If you schedule a Colonoscopy, you should know laughter is the best medicine. That process, my friend, has the makings of a Just For Laughs stand up comedy show.
We are talking about a marathon race to drink a concoction mixed by the devil himself only to be followed by repetitive sprints to the washroom in what you hope will be faster than Ben Johnson running from the International Olympic Committee when they wanted their gold medal returned in 88. If you dare take time to shut the door behind you or struggle with pants that have a zipper, you might find yourself taking the bronze in this race.
Warning, your spouse might see you in a different light if you are unfortunate enough only to have one bathroom shared with your beloved when he or she sees you outside the door clenching your cheeks tight, with your hands in place, like the toddler not yet fully potty trained.
Night finally passes along with everything you have consumed EVER. The next morning ready to face what lies ahead, you look in the full-length mirror giving yourself a once over knowing that some of your least attractive features will be exposed centre stage of the operating room.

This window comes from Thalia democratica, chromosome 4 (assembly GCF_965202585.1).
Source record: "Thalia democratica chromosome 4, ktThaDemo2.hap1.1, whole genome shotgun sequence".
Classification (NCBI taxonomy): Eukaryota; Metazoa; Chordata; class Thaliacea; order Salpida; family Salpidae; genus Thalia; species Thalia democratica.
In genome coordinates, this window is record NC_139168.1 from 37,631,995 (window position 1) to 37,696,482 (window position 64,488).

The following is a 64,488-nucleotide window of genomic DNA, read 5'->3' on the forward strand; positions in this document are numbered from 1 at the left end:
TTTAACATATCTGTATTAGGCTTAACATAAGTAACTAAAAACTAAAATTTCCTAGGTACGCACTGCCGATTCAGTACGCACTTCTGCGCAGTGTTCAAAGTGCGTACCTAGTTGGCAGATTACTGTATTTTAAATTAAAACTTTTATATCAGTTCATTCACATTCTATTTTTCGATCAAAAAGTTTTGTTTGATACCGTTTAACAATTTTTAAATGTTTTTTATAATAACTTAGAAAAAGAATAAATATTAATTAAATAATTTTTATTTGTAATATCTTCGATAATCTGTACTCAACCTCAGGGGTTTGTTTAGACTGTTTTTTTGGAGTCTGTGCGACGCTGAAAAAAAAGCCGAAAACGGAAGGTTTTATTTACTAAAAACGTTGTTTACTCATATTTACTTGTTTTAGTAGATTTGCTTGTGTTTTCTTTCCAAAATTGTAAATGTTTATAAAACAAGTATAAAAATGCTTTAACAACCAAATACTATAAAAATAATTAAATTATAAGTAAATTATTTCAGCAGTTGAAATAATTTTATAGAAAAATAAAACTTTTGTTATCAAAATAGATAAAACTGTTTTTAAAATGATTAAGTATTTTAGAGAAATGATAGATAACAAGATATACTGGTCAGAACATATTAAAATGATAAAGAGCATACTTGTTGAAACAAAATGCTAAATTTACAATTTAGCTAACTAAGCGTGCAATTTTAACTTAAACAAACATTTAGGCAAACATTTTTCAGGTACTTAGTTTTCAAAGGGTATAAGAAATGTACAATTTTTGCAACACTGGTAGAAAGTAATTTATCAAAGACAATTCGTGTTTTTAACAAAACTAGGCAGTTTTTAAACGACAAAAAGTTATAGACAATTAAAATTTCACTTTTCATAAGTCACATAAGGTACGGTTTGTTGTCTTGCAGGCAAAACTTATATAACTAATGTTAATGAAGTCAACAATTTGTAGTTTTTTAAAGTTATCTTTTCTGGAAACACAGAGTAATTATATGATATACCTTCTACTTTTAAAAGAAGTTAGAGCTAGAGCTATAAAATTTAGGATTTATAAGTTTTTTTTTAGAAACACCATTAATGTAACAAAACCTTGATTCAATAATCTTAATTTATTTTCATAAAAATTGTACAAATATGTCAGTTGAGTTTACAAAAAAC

The hospital insists you have a driver chaperoning so at least you have someone to take your anxieties out on. Sometimes said person or spouse, in my case, might speak out of turn or show resistance when being handed your purse in the waiting room. Which you need only respond with a snide look that says “Seriously, you’re right how humiliating would that be to sit with a purse? I will just go slip into the two sizes too big hospital gown complete with a blue hair net and matching mesh slippers because that is much less humiliating!”
Then much like a human pin cushion, it takes multiple attempts to get the needle set where the welcome anesthetic will soon be injected. Strike 1, Strike 2 and finally the 3rd one connects and you jump to the head of the line. With one last signature it’s lights out.
For me, the process goes off with precision as expected. However, you will awake to the not so pleasant sounds of your insides deflating. I remind you the recovery room is no place for ladylike manners as gasses leave the body at will. Most nurses thankfully have a wonderful sense of humour and won’t let you leave with out telling you not to make important decisions today given the drugs that were recently pumped through you. I ask the only important question that comes to mind after a day and a half of food deprivation. “Can I eat chips right now?”
I’m glad to have this experience behind me, knowing this test saves lives. I encourage those that might be putting off this potentially life-saving test to realize a little discomfort now could very well eliminate a lot of suffering later. Who knows the right sense of humour you might even have a funny story to tell.